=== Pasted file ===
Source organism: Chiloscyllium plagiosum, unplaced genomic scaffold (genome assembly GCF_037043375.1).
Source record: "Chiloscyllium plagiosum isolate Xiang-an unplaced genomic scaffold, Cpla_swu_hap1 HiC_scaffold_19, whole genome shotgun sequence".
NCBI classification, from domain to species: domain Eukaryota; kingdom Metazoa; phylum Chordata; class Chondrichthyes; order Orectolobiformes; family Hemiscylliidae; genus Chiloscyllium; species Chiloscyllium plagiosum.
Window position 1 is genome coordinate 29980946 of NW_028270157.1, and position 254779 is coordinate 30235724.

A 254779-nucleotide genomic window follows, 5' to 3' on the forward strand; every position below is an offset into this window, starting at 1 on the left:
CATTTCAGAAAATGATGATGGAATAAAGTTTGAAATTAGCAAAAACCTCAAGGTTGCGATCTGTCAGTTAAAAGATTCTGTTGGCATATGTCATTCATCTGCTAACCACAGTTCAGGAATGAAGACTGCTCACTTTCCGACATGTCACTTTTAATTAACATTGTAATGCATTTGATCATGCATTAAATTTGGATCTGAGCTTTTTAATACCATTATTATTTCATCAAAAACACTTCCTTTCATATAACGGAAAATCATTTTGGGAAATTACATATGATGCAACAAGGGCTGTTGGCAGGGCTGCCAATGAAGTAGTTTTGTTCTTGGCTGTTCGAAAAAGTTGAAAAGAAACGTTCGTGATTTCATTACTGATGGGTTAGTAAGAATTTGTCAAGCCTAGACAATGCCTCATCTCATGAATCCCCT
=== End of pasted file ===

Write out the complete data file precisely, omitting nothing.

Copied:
Source organism: Chiloscyllium plagiosum, unplaced genomic scaffold (genome assembly GCF_037043375.1).
Source record: "Chiloscyllium plagiosum isolate Xiang-an unplaced genomic scaffold, Cpla_swu_hap1 HiC_scaffold_19, whole genome shotgun sequence".
NCBI classification, from domain to species: domain Eukaryota; kingdom Metazoa; phylum Chordata; class Chondrichthyes; order Orectolobiformes; family Hemiscylliidae; genus Chiloscyllium; species Chiloscyllium plagiosum.
Window position 1 is genome coordinate 29980946 of NW_028270157.1, and position 254779 is coordinate 30235724.

A 254779-nucleotide genomic window follows, 5' to 3' on the forward strand; every position below is an offset into this window, starting at 1 on the left:
CATTTCAGAAAATGATGATGGAATAAAGTTTGAAATTAGCAAAAACCTCAAGGTTGCGATCTGTCAGTTAAAAGATTCTGTTGGCATATGTCATTCATCTGCTAACCACAGTTCAGGAATGAAGACTGCTCACTTTCCGACATGTCACTTTTAATTAACATTGTAATGCATTTGATCATGCATTAAATTTGGATCTGAGCTTTTTAATACCATTATTATTTCATCAAAAACACTTCCTTTCATATAACGGAAAATCATTTTGGGAAATTACATATGATGCAACAAGGGCTGTTGGCAGGGCTGCCAATGAAGTAGTTTTGTTCTTGGCTGTTCGAAAAAGTTGAAAAGAAACGTTCGTGATTTCATTACTGATGGGTTAGTAAGAATTTGTCAAGCCTAGACAATGCCTCATCTCATGAATCCCCT